Whatever the approach, it has to work on the ground.
What potential insights could expanding testing give us about factors like demographics or symptom profiles?
The known symptom profile of a disease is strongly shaped by how and where cases are identified.
Expanded testing for Covid-19 in community settings will tend to identify cases with milder symptoms, but the profile will still be strongly influenced by the guidelines about who gets tested.
Only when we have a test of immunity after infection - and apply it widely in the population - will we be able to look back and see the full spectrum.
That spectrum might include many people who were unaware of being unwell at the time, and we might also get a better idea of unusual symptoms that aren't being recognised at the moment.
You and colleagues also suggested we could be updating our aggregated daily testing results as Iceland does. How does that country's system work and why might it be a good model for us?
Our Ministry of Health is providing daily results on their website, but Iceland's dashboard approach is a particularly good example of health communication - it's user-friendly and clear.
Everyone in Aotearoa New Zealand has a role to play in stopping the pandemic, so good quality, timely communication is vital.
A third stage could be testing people who are have no symptoms, but have a higher level of risk - like those working in supermarkets, for instance. What are the benefits here?
We're seeing conflicting results from other countries about the risk of viral spread from people without symptoms, either because they're in an early stage of infection, or because they have the infection but never feel unwell.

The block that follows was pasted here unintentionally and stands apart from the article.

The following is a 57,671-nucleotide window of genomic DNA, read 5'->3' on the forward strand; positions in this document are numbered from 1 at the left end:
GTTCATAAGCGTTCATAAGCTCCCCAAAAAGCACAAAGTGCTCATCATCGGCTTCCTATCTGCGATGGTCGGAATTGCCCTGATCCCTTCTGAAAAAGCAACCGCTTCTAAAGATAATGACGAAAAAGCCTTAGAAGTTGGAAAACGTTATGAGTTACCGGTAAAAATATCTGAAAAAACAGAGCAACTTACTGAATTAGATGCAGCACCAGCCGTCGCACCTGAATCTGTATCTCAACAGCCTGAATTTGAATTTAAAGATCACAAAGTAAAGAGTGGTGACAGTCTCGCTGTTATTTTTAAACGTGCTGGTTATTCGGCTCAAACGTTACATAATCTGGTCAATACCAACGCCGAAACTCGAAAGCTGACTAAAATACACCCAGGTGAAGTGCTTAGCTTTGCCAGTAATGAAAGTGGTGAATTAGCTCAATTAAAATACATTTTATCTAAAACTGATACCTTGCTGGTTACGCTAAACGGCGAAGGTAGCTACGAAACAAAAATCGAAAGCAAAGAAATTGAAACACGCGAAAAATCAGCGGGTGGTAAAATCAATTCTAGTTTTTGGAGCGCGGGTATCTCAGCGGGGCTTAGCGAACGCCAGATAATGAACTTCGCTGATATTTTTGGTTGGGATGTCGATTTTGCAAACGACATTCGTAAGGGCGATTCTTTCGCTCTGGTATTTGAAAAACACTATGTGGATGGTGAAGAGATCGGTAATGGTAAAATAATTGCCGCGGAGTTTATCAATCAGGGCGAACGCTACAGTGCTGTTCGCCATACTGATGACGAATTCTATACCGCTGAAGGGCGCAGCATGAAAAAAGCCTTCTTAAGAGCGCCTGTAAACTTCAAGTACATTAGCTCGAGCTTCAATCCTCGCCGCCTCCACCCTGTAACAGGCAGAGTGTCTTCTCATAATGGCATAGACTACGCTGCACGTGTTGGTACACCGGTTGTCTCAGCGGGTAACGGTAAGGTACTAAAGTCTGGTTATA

In time, this aspect will become better understood but the evidence so far suggests that to stop the pandemic, our testing efforts and resources are better focused on people with symptoms.
However if that evidence changes, people who have high levels of contact with the general public would certainly be a good place to start that type of testing.
There's also a suggestion of "mop-up" testing to ensure that elimination has been achieved. What might this like and how might be achieved, and at what scale? What part might testing wastewater play here?
With infectious diseases testing there is always a trade-off between public health resources and public health benefit.
The balance is delicate and it shifts depending on how common the disease is in the population.
We're testing widely for active infection at this intense phase of elimination. Once the numbers go down the approach will change.
In some ways it's likely to be more focused, for example to ensure that no new infections are arriving at our borders.
In other ways it could become more broadly population-based, such as testing randomly selected people for immunity to the virus once a test becomes available.
Testing wastewater is a very interesting possibility because it's relatively low-cost and and doesn't require people to present themselves for testing.
It could be a useful way of monitoring Covid-19 in the long term – and it is clear that there will be a long term. This virus will be with us for a long time yet.